Replacing acoustic bolt-on on w/different scale conversion neck (intonation question)

Discussion in 'Luthier's Corner' started by blueshand, Jun 13, 2018.

  1. blueshand

    blueshand Junior Member

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    I have an acoustic that I really like the body shape of and thinking about replacing the bolt-on neck with a conversion neck of shorter scale (23.25" replacing 25.5").

    Since the bridge is a standard nylon saddle with no intonation adjustment, will this be a problem in changing the scale with a conversion neck?
     
  2. Freddy G

    Freddy G V.I.P. Member

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    It will be a problem if after you bolt the neck on the saddle isn't in exactly the right place for the new scale length.

    What guitar do you have and what conversion neck are you looking at?
     
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  3. C_Becker

    C_Becker Dat Gibson smell

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    The distance between the nut and the 12th fret needs to be equal to the distance between the 12th fret and the bridge, otherwise you'll never get chords that sound right.

    So unless you also move the bridge, the answer is no.

    EDIT: oops, overlooked the part that said "conversion neck"
     
  4. blueshand

    blueshand Junior Member

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    In researching this, I read that the saddle not being in the right place won't be an issue, it just means that there won't be as many frets to work with. Is this true?

    It's a Fender Jazzmaster acoustic:

    [​IMG]
     
  5. MooCheng

    MooCheng Senior Member

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    I'd be surprised if it works,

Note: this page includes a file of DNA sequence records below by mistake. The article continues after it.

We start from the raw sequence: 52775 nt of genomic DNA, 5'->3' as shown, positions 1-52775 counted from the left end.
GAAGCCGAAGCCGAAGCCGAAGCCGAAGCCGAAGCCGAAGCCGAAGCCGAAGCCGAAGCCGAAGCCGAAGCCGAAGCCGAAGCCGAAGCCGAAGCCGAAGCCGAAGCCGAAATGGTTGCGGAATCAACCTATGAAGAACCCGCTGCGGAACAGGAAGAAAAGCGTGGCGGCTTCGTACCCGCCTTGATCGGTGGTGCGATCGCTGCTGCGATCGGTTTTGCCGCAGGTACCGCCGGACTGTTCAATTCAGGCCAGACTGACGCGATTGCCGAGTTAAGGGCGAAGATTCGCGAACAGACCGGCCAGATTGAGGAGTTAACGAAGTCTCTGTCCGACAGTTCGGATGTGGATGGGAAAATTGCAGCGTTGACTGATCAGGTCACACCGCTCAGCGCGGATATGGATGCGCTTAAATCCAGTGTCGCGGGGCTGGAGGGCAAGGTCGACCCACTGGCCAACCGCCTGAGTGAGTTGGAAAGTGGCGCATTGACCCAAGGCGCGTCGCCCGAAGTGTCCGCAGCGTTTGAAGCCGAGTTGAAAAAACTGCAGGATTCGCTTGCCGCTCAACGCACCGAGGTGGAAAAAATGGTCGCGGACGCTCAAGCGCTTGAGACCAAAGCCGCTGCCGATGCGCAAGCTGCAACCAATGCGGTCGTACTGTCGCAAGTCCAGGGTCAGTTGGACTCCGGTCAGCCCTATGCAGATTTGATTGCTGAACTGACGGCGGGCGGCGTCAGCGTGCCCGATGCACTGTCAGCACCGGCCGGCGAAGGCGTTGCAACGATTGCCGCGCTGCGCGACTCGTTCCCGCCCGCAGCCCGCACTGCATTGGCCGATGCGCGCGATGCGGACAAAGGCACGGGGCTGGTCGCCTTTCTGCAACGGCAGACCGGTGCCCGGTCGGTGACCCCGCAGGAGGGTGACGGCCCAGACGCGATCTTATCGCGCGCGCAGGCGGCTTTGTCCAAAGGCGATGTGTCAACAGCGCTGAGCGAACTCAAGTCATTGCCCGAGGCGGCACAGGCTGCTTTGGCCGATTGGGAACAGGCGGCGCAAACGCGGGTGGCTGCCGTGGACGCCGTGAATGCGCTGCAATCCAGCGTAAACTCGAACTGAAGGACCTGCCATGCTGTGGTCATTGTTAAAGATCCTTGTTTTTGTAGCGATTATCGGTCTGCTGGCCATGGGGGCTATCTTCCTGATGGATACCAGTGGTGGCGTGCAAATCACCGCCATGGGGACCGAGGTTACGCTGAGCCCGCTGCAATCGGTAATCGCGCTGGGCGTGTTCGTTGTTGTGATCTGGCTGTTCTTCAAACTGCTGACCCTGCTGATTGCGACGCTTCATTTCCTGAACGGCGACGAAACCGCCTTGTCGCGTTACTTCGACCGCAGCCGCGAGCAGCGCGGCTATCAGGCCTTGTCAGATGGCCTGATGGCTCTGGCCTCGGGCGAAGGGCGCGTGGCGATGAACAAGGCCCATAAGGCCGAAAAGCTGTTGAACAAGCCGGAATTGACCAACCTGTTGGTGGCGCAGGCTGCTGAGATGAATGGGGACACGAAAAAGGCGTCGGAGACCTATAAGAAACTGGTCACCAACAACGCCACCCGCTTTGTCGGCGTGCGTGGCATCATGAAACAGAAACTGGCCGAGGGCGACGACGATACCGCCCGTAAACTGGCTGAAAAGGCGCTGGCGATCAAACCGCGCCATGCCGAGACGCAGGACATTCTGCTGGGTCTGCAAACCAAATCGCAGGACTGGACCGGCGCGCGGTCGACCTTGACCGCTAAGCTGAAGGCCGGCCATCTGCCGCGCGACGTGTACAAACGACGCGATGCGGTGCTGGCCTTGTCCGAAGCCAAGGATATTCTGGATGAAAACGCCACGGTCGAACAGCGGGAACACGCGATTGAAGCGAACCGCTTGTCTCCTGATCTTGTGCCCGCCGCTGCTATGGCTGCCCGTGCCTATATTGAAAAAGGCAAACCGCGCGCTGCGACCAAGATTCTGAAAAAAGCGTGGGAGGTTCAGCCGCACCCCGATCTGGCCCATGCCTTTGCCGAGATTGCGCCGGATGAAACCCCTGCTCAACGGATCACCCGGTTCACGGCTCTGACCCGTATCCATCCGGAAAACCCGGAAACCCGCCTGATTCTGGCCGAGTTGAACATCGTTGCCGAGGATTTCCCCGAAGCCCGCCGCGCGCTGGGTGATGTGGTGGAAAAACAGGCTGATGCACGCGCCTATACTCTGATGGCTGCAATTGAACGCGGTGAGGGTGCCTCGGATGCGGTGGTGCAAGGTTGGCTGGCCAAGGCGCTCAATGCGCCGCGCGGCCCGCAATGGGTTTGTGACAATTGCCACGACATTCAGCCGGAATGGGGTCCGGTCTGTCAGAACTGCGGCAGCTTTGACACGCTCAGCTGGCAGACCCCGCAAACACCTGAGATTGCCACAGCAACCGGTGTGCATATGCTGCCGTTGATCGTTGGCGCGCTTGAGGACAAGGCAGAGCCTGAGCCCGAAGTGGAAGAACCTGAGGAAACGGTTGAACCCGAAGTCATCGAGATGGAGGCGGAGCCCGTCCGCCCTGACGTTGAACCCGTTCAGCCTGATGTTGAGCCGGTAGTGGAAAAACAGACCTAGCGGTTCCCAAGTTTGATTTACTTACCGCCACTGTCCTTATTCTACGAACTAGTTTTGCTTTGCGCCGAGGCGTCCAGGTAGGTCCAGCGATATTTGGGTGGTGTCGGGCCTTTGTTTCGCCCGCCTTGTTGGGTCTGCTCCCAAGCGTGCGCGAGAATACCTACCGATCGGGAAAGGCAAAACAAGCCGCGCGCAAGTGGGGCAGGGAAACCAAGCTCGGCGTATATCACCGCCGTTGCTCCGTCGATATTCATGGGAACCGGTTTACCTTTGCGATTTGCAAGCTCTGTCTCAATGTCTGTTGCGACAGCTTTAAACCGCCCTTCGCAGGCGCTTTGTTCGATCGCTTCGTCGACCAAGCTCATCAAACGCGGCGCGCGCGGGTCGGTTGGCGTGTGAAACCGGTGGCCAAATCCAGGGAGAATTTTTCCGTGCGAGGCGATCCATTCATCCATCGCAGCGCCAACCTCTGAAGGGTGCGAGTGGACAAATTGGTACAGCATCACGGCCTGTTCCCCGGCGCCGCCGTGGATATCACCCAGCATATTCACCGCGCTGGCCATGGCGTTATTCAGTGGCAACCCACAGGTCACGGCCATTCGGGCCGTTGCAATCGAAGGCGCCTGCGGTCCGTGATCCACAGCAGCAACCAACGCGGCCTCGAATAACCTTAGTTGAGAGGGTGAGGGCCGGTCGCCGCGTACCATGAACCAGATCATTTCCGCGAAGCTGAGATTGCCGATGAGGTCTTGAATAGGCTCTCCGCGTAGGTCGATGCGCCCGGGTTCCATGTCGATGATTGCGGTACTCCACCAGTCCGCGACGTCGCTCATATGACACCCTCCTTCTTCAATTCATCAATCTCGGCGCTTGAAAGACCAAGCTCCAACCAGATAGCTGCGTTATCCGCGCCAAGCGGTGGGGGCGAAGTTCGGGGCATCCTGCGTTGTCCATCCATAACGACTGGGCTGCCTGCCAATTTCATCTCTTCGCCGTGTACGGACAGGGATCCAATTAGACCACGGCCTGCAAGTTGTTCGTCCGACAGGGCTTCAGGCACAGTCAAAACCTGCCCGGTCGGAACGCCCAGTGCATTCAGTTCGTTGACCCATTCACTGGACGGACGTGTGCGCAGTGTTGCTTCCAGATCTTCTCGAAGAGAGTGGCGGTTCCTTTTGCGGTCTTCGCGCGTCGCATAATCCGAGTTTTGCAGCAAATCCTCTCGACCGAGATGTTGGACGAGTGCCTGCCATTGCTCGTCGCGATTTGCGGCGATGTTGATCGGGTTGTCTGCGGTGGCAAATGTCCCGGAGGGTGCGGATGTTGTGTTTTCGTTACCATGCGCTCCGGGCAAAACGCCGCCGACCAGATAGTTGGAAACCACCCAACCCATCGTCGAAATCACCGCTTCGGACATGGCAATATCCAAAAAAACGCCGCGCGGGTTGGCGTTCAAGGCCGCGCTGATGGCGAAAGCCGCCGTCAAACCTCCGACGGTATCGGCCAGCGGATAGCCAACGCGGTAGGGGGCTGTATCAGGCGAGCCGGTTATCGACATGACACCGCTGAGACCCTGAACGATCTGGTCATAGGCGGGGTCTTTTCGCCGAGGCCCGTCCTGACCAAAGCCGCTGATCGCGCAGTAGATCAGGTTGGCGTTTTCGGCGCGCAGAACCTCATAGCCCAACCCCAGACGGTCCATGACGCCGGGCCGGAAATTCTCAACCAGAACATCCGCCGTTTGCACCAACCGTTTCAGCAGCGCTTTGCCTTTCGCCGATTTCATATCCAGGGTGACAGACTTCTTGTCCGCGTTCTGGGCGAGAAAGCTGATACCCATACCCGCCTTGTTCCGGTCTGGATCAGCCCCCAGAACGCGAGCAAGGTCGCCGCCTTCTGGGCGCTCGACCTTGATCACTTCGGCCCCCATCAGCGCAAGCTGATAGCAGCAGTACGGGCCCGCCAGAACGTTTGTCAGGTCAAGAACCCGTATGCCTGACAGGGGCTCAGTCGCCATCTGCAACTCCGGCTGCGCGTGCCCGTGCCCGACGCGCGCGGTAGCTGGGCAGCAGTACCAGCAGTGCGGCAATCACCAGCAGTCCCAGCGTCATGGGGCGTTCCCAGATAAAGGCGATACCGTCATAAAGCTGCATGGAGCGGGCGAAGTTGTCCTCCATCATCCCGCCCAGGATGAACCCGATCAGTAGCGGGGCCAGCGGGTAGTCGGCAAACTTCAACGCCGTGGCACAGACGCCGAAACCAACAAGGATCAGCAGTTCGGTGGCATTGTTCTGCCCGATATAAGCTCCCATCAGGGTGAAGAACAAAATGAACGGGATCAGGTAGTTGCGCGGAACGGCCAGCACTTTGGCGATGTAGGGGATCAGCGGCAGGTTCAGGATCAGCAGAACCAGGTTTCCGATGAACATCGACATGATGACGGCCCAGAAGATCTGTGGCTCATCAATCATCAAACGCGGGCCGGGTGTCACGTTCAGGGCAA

given that the point the neck meets the body (usually 12th or 14th fret) is a fixed point, shortening the scale would reduce the distance from the nut to the 12th fret. This reduction needs to be reflected between the 12th fret and saddle. In other words the bridge would be in the wrong position.

    23 1/4 from 25 1/2 is a big jump. Taylor ?
     
  6. Freddy G

    Freddy G V.I.P. Member

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    Hold on a second guys....thats a fender. So....standard 25.5" 4 bolt fender neck yes? There are conversion necks made to replace fender 25.5" necks.....Warmoth for example. That would totally work, because they build the neck so that it will work geometrically when converting from a 25.5" scale.

    But Warmoth doesn't make a 23.25" conversion neck.....so.....:dunno:
     
    Last edited: Jun 13, 2018
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  7. ARandall

    ARandall Senior Member

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    If by 'not many frets' you mean you'll probably get to about fret 3 at max before things sound terrible then yes......oh and the first 3 frets usually sound a bit out of tune on a regular guitar (especially with no intonation adjustment) due to their proximity to the nut.

    So all in all a great way to totally ruin a guitar and waste money to boot.
     
  8. blueshand

    blueshand Junior Member

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    Thanks for your reply! I'm going to hire a luthier to make a custom neck. Yes, it will cost upwards of a grand, but it will be a profile shape of my liking and fit me well.

    Not as many frets on the fretboard closest to the nut. So there will be 20 frets instead of 22, for example (just a guess). And your comment about the intonation being bad in general, can't that be remedied to an extent with thicker strings?
     
  9. Skyjerk

    Skyjerk Meatbomb Silver Supporter

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    Er....more than a grand?!?

    I don't think it should cost nearly that much :)

    As long as the distance from the nut to the bridge is correct for the scale length there should be no intonation problems
     
  10. B. Howard

    B. Howard Premium Member

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    Close but not quite..... The distance from the 12th to the saddle will be slightly longer than the distance from the nut to the 12th, this is called compensation and is how acoustic guitars are typically intonated. Normally we are positioning the saddle or bridge at the correct length but it can be done the other way too. The length of the low E will be longer that the high e. I ran the numbers for you and here are the overall string lengths for that scale on a steel string acoustic guitar from face of nut to break of saddle.
    • Treble "E" or 1st string: 23.331" (± 0.030")
    • Bass "E" or 6th string: 23.446" (± 0.030")
     
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